August 29, 2017/Geriatrics

PRECISION-ABPM Reveals Differential Blood Pressure Effects with Chronic Use of 3 NSAIDs

Celecoxib has least impact, followed by naproxen and ibuprofen


Among patients taking daily NSAID therapy for arthritis, the nonselective NSAID ibuprofen was associated with a significant rise in systolic blood pressure (BP) and a higher incidence of new-onset hypertension compared with the selective COX-2 inhibitor celecoxib, according to a substudy of the milestone PRECISION trial published late last year.


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The substudy, known as PRECISION-ABPM, was presented as a late-breaking trial this week at the European Society of Cardiology Congress 2017 and simultaneously published by the European Heart Journal. It was conducted to evaluate the BP effects of celecoxib versus ibuprofen and another nonselective NSAID, naproxen, which was found to have BP effects intermediate to those of the other two agents.

“These findings concur with the primary outcome results of the overall PRECISION trial and could impact clinical outcomes for patients who use NSAIDs chronically,” says PRECISION-ABPM co-author Steven Nissen, MD, who chaired the PRECISION study and is Chairman of Cardiovascular Medicine at Cleveland Clinic. The Cleveland Clinic Coordinating Center for Clinical Research (C5Research) served as study coordinator, and the writing team included several Cleveland Clinic cardiology and rheumatology specialists.

Big public health implications

Noting that more than 40 percent of the 30 million Americans with osteoarthritis also have hypertension, Dr. Nissen says both nonselective NSAIDs and selective inhibitors of COX-2 have been shown to raise BP or interfere with BP control. “Given that even small differences in BP can affect cardiovascular morbidity and mortality,” he explains, “there was a particular need to investigate the differential effects on BP among NSAIDs.”

That’s why PRECISION-ABPM was a prespecified substudy of the 24,000-patient PRECISION trial, which found cardiovascular events to occur at the highest rate among those randomized to ibuprofen, at the lowest rate among those randomized to celecoxib and at an intermediate rate among those randomized to naproxen. PRECISION was published in the New England Journal of Medicine and summarized in this Consult QD post.

60-site substudy of PRECISION

Like the overall study, PRECISION-ABPM was designed as a cardiovascular safety trial to assess noninferiority of celecoxib vis-à-vis the two nonselective NSAIDs. Patients in this substudy were adults from 60 centers across the U.S. who had osteoarthritis (92 percent) or rheumatoid arthritis (8 percent) with established cardiovascular disease or elevated cardiovascular risk.

Patients were randomized in a double-blind manner to one of the following arms:

  • Celecoxib (100-200 mg twice daily; mean, 208 ± 34 mg/d) (n = 146)
  • Ibuprofen (600-800 mg thrice daily; mean, 2,031 ± 237 mg/d) (n = 151)
  • Naproxen (375-500 mg twice daily; mean, 852 ± 98 mg/d) (n = 147)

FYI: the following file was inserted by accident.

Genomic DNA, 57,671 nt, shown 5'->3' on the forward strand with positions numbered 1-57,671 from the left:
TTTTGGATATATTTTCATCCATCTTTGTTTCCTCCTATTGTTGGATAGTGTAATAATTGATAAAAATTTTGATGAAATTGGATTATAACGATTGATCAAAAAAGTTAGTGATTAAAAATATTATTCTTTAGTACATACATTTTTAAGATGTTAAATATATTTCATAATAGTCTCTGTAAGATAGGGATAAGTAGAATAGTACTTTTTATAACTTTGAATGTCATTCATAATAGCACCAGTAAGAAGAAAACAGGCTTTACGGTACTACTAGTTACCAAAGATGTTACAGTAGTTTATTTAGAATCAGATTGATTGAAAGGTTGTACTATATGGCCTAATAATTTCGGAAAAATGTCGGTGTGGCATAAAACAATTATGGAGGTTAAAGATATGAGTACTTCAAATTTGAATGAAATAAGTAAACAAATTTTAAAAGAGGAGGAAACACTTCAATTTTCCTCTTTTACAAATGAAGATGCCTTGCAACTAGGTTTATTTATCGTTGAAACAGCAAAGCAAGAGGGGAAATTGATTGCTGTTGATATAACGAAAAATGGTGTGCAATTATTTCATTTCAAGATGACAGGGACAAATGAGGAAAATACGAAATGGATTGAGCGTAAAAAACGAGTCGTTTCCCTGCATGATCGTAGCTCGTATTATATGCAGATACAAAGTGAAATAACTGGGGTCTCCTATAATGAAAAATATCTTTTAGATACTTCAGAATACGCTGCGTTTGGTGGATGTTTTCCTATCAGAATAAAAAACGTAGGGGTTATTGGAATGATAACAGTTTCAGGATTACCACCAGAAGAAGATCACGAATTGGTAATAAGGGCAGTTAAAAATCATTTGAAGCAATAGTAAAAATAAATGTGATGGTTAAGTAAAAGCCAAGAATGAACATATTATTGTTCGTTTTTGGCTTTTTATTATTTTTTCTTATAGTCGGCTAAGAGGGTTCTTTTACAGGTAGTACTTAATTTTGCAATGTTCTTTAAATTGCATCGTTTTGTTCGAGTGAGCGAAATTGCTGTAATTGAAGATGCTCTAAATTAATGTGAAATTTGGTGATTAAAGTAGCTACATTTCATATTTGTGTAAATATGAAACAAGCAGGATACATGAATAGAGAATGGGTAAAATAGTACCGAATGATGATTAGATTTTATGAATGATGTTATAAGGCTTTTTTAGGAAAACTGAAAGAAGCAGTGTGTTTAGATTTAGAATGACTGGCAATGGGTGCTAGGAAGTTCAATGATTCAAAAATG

A clear BP safety edge for celecoxib

Results on the primary end point of change from baseline in mean 24-hour ambulatory systolic BP after four months were as follows:

  • Celecoxib, –0.3 mmHg (95% CI, –2.25 to 1.74)
  • Ibuprofen, 3.7 mmHg (95% CI, 1.72 to 5.58)
  • Naproxen, 1.6 mmHg (95% CI, –0.4 to 3.57)

These changes amounted to a difference of –3.9 mmHg between celecoxib and ibuprofen (P = .009), a difference of –1.8 mmHg between celecoxib and naproxen (P = .12) and a difference of –2.1 mmHg between naproxen and ibuprofen (P = .08).

Notably, the percentage of patients who developed new-onset hypertension during the course of the four-month study was highest in the ibuprofen group (23.2 percent) followed by the naproxen group (19.0 percent) and then the celecoxib group (10.3 percent). The difference in cases of new-onset hypertension between the celecoxib group and the other groups was statistically significant (P = .004 vs. ibuprofen and P = .03 vs. naproxen).

Primary PRECISION results underscored

“PRECISION-ABPM shows that the nonselective NSAID ibuprofen is associated with a significant rise in systolic BP and a higher rate of hypertension development compared with the selective COX-2 inhibitor celecoxib,” observes Dr. Nissen. “These findings support and extend the primary results of the PRECISION trial demonstrating noninferior cardiovascular safety for moderate-dose celecoxib relative to the two nonselective NSAIDs. They also suggest that elevated cardiovascular risk with NSAIDs may depend on medication-specific BP increases in addition to proposed mechanisms involving effects on platelets and the vascular endothelium.”

In light of the widespread use of NSAIDs, he notes, “even a small rise in systolic BP among hypertensive patients with osteoarthritis could substantially elevate cardiovascular events at the population level.”

Cannot extrapolate beyond chronic use

But he’s quick to add that these findings are limited to patients taking NSAIDs daily on a chronic basis. “Any extrapolation to the occasional use of these drugs for pain flares demands extreme caution,” Dr. Nissen says.


He notes that the PRECISION-ABPM findings may have the most clinical significance for the elderly, who have high rates of both arthritis and hypertension — and who may be most likely to be on chronic NSAID therapy.

“Just as clinicians weigh the risks to gastrointestinal safety when considering NSAIDs, they need to account for the potential dangers of worsening BP control and its clinical effects when considering these agents, especially ibuprofen,” Dr. Nissen says.

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